The power of collocation

I know, I said I was trying not to post any more crash blossom headlines, but this one, from the NPR site today, has an interesting feature:

Chinese Labor Practices Sour Apple Consumers (link)

It’s the sour apple piece that causes the problem; otherwise, the headline would be unremarkable.

(Hat tip from Benita Bendon Campbell.)

Real-world knowledge would lead you quickly to Chinese labor practices as the subject, sour as the verb, and Apple consumers as the direct object — except for the fact that sour apple (Adj + N) is a common collocation and grabs your attention, even though the (syntactically possible) interpretation with Chinese labor as the subject, practices as the verb, and sour Apple [or apple] consumers as the direct object is preposterous. (Chinese as the subject, labor as the verb, and practices sour Apple consumers just resists interpretation, as of course does Chinese labor practices sour as the subject, apple as the verb, and consumers as the direct object).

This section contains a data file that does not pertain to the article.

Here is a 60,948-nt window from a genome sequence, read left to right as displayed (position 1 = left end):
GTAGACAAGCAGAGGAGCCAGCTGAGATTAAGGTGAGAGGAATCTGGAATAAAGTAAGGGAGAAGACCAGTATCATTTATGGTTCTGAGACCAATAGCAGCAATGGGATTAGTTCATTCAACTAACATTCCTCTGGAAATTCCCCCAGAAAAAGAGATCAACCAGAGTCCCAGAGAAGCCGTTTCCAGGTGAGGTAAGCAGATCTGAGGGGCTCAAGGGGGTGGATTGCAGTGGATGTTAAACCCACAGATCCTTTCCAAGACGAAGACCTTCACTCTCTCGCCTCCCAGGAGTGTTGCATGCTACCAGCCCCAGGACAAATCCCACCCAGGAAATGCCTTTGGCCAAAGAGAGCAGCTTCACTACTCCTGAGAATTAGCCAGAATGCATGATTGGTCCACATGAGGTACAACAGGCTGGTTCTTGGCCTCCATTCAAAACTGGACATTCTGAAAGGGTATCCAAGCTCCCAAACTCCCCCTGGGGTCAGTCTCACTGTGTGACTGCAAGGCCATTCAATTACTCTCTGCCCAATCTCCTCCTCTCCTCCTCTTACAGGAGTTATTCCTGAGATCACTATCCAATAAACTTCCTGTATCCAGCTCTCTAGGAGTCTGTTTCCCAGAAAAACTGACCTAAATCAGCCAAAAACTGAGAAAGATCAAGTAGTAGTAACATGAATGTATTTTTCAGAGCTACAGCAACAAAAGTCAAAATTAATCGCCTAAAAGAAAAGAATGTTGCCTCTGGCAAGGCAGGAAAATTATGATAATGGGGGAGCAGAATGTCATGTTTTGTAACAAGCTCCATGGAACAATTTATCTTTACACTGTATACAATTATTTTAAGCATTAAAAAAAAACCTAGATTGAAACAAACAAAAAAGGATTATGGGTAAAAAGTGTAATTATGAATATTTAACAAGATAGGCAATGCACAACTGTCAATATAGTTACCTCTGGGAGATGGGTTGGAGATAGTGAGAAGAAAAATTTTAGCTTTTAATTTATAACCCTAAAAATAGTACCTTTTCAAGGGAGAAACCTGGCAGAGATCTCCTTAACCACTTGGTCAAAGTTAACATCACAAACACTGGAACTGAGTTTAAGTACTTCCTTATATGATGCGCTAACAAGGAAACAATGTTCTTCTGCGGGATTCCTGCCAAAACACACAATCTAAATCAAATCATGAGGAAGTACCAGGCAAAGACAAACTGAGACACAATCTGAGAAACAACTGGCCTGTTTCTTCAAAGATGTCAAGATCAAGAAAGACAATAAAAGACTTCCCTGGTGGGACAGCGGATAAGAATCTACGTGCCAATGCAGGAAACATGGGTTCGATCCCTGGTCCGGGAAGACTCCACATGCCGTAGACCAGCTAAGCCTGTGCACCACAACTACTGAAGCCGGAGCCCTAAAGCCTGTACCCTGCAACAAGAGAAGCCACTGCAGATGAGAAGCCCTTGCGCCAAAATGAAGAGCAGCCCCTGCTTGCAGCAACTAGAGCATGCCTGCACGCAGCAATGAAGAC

3 Responses to “The power of collocation”

  1. arnold zwicky Says:

    Michael Palmer in Facebook:

    It’s all in the punctuation: “Chinese Labor Practices Sour, Apple Consumers!”

  2. nick Says:

    This is less problematic for British readers, since the British verb would be ‘practises’ with an s. 🙂

  3. Les enfants et les expressions idiomatiques « Lubies lexicales Says:

    […] lisant sur les collocations, les expressions idiomatiques et les extensions métaphoriques, un souvenir d’enfance m’est […]

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